* for bypass type applications, you don't have to use Wima caps (which are bigger and more expensive). You can just use any old ceramic SMD cap.
* This seems like a classic case to use the 3 op-amp instumention amplifier config. This is similar, but not quite.
* Ought to use output resistors of ~50 Ohms by default in the output of any circuit. SInce this is a daughter board, maybe 10 Ohms is enough, but the eventual PCB should have pads for it.
I thought a little bit about the next steps in testing the daughter board. The idea is to install this into the existing 1U chassis and tap the differential output from the FET Mixers as inputs to the daughter board. Looking at the D0902745 schematic, I think the best way to do this is to simply remove L3, L4, C10, C11, C15 and C16. I will then use the pads for L3 and L4 to pipe the differential output of the FET mixer to the differential input of the daughter board.
The daughter board takes care of whitening the ALS signal.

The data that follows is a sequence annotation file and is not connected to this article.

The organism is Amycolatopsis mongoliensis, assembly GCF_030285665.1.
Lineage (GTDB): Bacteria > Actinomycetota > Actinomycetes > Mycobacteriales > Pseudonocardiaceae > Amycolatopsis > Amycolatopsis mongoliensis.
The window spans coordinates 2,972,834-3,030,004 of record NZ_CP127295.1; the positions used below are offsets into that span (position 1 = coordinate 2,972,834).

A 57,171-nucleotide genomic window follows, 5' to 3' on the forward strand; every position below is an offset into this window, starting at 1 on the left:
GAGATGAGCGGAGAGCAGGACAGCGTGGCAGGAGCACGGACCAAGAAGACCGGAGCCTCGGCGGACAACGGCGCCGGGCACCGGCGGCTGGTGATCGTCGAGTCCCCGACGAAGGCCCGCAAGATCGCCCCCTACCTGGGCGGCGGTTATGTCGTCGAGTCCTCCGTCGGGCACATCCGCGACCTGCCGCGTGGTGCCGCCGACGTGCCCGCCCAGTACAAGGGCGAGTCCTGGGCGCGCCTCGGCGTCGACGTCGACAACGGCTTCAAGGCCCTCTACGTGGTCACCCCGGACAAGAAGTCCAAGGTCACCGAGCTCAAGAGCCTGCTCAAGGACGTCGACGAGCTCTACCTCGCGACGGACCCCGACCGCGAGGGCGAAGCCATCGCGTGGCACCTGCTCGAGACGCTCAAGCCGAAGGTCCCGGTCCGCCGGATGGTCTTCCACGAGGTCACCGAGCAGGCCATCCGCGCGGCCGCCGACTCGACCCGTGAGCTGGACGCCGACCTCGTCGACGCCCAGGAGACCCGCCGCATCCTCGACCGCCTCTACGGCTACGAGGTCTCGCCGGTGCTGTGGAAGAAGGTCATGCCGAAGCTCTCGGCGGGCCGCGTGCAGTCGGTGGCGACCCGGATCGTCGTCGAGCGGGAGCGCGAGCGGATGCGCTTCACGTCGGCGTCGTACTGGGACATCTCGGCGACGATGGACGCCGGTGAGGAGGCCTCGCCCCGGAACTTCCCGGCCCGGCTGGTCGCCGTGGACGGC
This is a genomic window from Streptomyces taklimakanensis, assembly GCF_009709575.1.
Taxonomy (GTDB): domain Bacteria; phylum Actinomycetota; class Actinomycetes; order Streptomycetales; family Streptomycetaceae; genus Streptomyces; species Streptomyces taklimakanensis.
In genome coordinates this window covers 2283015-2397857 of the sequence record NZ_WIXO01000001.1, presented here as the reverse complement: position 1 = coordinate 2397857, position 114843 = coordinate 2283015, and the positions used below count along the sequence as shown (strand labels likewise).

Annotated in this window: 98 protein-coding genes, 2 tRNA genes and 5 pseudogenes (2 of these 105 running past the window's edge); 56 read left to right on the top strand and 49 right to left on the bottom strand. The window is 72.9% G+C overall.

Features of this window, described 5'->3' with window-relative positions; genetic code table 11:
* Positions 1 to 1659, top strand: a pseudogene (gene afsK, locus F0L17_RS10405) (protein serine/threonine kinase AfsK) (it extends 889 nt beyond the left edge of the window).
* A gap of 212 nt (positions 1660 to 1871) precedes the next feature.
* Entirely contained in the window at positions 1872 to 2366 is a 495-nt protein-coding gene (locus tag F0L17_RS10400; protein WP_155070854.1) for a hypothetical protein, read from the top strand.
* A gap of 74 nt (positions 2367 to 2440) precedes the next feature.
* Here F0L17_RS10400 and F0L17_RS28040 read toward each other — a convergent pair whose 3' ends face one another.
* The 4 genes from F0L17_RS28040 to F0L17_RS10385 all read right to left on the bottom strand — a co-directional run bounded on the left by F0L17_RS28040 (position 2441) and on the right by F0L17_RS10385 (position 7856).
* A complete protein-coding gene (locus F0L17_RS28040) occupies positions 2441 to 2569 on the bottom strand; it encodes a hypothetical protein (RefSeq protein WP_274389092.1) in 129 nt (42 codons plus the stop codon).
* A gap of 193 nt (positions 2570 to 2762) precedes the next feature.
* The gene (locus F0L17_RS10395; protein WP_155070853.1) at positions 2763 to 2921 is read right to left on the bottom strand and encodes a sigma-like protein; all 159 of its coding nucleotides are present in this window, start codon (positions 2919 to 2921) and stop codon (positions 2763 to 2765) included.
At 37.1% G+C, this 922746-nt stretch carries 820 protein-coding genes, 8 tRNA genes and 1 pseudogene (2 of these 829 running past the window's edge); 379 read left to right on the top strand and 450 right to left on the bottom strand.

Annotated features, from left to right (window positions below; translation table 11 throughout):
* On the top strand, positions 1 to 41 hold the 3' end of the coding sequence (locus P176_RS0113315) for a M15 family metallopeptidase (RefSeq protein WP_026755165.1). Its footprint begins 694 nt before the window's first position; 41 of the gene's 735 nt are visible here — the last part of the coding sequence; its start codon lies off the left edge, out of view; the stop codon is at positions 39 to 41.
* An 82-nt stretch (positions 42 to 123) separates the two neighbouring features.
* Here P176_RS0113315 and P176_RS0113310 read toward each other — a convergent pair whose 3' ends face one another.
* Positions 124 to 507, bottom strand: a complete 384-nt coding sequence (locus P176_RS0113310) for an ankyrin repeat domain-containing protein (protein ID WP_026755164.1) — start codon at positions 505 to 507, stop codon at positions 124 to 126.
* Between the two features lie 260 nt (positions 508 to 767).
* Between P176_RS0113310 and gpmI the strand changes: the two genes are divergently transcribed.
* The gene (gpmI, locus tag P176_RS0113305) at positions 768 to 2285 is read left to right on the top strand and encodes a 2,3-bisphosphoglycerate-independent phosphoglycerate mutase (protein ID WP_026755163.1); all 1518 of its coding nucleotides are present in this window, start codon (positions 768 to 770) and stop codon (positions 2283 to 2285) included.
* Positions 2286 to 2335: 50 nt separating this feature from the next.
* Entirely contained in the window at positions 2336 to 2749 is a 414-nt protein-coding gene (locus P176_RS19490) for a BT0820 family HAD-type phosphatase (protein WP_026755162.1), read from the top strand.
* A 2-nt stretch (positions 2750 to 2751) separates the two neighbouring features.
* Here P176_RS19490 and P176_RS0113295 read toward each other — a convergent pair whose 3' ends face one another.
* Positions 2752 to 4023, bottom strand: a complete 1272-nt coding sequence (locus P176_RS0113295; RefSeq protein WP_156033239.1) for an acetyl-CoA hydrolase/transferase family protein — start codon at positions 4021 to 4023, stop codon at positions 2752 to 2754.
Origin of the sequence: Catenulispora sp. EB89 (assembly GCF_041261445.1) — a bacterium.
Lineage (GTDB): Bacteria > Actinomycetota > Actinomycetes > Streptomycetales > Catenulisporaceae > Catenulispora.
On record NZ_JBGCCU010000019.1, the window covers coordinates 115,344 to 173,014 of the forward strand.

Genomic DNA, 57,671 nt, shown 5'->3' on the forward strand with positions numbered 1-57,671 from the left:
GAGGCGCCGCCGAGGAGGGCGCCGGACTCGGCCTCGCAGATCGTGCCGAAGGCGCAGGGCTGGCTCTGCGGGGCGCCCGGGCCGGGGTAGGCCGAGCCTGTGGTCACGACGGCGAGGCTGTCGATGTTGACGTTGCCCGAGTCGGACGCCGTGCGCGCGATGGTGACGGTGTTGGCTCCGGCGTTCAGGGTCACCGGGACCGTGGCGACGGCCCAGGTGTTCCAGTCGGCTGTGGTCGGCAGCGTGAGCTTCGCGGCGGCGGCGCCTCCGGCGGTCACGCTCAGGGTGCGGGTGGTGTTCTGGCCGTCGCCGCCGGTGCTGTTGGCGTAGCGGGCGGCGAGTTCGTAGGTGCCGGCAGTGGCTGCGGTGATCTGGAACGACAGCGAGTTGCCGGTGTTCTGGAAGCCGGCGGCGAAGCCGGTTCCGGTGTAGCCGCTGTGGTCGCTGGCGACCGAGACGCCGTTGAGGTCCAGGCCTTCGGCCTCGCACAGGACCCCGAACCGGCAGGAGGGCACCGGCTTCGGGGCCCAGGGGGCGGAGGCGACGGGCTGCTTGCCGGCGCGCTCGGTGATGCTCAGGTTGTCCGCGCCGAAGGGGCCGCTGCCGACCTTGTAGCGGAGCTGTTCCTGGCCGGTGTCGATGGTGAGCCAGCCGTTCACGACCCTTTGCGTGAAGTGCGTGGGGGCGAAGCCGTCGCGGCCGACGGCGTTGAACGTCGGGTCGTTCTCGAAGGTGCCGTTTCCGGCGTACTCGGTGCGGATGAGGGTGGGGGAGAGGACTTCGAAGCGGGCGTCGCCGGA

Then we need to pipe the differential output of the daughter board into the differential input of a differential receiving AA board. Koji and Johannes surveyed the available stockpile from the WB workshop. The best option seems to be to use the available v5 of D070081 and install 4 of them into a 1U chassis unit (also available from WB EE shop). The v5s can be upgraded to v6 by replacing the set of input and output buffer OpAmps with AD8622, as per the revision history notes. Koji ordered 100pcs of these today.
The input to the proposed 1U chassis housing these 8 AA boards (each with 8 channels) is a DB9 connector. The aLIGO demod board chassis that we use to demodulate the ALS signals has a nice DB25 output connector that supplies all the differential I and Q demodulated signals. But since we will install a daughter board, we will hae to hack together some connector solution anyways. I propose using a DB9 connector to pipe the outputs of the daughter board to the inputs of the AA board. Space is tight in the LSC rack, but I think we have space for a 1U chassis (see Attachment #3).